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PBS Election 2012: Trusted. In-depth. Independent.


By Josie Keller, PBS Interactive
Over the next several months, while commercial broadcasting focuses primarily on breaking election news, PBS will be striving to provide in-depth information on the candidates and issues that will inform voters and help them make an educated choice on Election Day. With November 6th drawing ever closer, I sat down with Andy Halper, Director of Election Coverage, News & Public Affairs, to learn more about #pbsElection programming and tools and see how local stations can get involved in the action.
Andy immediately emphasized, “One of the most important things a local station can do is to provide good election coverage…it’s a great public service.”
This election year, PBS is planning a multi-faceted approach that aims to raise awareness of its election coverage by branding and organizing content across all platforms – on air, online, and on smart phones and tablets. So how can #localPBS stations best leverage PBS’s incredible election content? Andy suggests a dual sided approach that provides local content complementary to the national programming* and makes use of the NewsHour’s Digital Election Tools.

Stations can easily piggyback off of PBS’s marketing efforts by creating local versions of national programming, such as a local spin on Frontline’s “The Choice,” focusing on Mayoral candidates rather than presidential candidates, while simultaneously implementing the digital tools developed by the NewsHour to supplement election coverage.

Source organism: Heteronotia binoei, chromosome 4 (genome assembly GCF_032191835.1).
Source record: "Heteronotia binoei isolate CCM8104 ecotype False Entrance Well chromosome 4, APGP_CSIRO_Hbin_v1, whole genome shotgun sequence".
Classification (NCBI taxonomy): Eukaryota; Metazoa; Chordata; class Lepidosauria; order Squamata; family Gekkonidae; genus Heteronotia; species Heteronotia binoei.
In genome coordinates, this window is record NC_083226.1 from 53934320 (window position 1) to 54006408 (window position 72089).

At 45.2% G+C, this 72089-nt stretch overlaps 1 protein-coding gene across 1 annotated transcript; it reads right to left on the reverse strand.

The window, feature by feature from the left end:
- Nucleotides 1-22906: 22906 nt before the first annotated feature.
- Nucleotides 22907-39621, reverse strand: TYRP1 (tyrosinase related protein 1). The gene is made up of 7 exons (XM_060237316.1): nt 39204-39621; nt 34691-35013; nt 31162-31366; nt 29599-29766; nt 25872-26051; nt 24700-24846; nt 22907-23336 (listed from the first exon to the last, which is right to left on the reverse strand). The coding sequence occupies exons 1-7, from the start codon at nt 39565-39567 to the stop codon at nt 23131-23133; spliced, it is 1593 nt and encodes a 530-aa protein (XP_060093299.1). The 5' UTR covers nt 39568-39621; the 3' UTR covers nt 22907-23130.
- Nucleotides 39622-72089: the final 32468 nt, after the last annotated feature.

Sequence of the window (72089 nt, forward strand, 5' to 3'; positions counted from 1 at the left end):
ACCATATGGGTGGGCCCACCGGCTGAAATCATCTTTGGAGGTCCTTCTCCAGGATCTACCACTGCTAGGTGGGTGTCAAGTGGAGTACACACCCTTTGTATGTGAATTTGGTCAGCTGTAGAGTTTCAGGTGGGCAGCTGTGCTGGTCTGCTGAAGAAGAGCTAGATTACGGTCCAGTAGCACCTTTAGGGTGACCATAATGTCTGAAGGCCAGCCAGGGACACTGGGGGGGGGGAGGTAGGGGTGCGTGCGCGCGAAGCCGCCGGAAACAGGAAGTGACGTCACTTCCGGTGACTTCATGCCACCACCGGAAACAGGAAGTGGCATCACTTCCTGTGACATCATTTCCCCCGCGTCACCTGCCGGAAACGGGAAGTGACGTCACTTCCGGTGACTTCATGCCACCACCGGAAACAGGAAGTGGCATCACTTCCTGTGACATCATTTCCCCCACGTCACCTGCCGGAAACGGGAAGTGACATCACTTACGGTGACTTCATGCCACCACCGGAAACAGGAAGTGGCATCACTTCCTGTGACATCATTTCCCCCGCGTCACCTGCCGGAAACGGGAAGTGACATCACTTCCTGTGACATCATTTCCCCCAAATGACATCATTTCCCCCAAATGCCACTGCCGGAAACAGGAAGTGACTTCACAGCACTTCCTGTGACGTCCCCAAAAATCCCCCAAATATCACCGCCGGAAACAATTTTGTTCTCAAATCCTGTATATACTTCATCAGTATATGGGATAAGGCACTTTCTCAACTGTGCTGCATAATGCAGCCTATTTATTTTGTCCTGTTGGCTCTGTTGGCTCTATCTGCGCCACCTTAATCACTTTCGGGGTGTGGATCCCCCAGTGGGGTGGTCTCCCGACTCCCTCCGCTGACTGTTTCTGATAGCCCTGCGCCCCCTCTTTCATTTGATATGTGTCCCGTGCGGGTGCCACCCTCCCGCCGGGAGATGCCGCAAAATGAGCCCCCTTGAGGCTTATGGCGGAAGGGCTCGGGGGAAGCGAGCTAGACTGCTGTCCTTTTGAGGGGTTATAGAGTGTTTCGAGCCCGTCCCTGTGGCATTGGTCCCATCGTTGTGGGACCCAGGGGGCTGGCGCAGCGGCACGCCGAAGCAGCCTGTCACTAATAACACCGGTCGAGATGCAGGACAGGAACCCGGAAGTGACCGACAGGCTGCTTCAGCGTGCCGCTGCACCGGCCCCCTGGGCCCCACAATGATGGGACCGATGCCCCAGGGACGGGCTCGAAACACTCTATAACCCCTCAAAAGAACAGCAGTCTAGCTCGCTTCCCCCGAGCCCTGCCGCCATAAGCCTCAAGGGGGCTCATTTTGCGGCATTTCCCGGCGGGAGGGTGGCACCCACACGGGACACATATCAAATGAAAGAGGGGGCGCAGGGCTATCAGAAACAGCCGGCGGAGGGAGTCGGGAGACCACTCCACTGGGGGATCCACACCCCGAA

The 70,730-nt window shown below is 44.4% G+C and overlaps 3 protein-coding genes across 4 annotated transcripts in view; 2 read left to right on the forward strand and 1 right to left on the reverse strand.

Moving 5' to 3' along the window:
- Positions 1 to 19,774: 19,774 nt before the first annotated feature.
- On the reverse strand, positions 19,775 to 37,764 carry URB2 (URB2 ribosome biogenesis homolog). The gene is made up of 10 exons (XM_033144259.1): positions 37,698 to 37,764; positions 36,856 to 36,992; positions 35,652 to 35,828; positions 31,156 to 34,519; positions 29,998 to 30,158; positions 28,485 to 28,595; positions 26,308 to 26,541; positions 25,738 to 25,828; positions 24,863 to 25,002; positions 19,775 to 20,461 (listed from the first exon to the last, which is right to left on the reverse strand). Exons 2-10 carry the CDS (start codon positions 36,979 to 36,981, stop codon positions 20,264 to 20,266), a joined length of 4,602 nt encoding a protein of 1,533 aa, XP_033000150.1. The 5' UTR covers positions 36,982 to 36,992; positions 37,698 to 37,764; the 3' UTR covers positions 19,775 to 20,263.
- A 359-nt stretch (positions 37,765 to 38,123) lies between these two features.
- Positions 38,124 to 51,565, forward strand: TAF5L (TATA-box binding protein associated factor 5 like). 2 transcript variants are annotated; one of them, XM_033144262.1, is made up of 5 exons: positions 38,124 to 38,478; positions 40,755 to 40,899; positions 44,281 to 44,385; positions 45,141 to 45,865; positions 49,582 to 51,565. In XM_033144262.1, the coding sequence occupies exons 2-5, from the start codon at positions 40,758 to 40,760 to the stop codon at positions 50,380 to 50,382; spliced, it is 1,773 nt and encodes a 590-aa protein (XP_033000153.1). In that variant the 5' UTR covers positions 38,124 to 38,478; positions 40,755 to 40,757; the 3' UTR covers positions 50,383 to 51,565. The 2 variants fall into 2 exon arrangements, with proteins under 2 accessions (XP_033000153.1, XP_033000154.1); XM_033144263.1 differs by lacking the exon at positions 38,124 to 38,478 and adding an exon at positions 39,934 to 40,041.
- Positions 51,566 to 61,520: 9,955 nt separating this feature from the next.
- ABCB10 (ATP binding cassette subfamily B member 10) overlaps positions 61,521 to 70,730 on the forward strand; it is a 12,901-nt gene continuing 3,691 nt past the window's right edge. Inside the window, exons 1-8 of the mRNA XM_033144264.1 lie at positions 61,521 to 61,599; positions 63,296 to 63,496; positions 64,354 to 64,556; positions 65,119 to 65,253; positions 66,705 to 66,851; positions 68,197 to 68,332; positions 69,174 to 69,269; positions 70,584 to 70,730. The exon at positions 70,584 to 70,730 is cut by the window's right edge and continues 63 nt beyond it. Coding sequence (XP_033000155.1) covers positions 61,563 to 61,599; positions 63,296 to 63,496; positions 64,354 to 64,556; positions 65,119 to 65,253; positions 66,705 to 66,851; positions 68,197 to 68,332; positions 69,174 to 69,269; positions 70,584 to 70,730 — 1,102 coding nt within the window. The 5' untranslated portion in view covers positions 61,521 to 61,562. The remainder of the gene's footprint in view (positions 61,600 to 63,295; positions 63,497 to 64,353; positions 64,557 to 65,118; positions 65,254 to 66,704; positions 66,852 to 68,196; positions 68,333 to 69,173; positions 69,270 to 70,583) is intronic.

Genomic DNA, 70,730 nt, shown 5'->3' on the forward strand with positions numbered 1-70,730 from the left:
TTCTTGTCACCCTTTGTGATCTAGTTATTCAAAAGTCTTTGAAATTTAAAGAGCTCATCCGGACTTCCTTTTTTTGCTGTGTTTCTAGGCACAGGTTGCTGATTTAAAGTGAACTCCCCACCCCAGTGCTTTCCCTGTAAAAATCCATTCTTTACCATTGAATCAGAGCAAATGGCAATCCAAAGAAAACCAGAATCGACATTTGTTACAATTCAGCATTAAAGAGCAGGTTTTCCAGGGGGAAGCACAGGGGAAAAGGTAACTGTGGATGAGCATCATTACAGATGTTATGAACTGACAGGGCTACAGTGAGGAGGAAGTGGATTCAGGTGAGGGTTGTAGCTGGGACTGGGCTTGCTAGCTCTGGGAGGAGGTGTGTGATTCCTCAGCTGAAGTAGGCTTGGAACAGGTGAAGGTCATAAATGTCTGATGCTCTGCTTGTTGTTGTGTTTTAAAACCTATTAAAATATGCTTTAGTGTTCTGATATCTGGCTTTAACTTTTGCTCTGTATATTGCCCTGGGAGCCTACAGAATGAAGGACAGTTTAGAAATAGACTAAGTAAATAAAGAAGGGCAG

“PBS has been, and still is, at the forefront of technological change in the industry,” explains Andy, and this election season, PBS NewsHour will play a key role in linking national and local news by fully integrating on-air and online content with a sophisticated push to multiple platforms in new ways. The Digital Election Data Center, an outgrowth of the Digital Map Center, can be used by public media producers, stations, and news consumers, often as a second screen experience. The digital tools are designed so that stations can embed them on their local sites or use them for reporting purposes.

Additionally, Hari Sreenivasan, PBS NewsHour Correspondent & Director of Digital Partnerships, will head up a number of community outreach efforts to encourage a diverse audience to engage with that content. These efforts include Listen to Me, a YouTube-based project soliciting one-minute videos about what’s really bothering people this election year. These videos will be incorporated into the political and economic data that undergird the interactive Map Center. Stations will also have the opportunity to use these videos to animate and illustrate the stories they are working on locally. NewsHour is currently working to enlist interested stations, as well as a number of blogs and public media consortia that appeal to specific audiences, to encourage non-traditional users to participate. Check back for a follow up blog post on the project and how your station can get involved.

Still not sure how your station should best navigate #pbsElection coverage? Search connect.pbs.org for “Forum Post: Local Election Plans” to see what other stations have planned.

*For a full list of national #pbsElection programming, go to connect.pbs.org, click “Systemwide Announcements”, and filter by Subject: “PBS Election Coverage 2012.”

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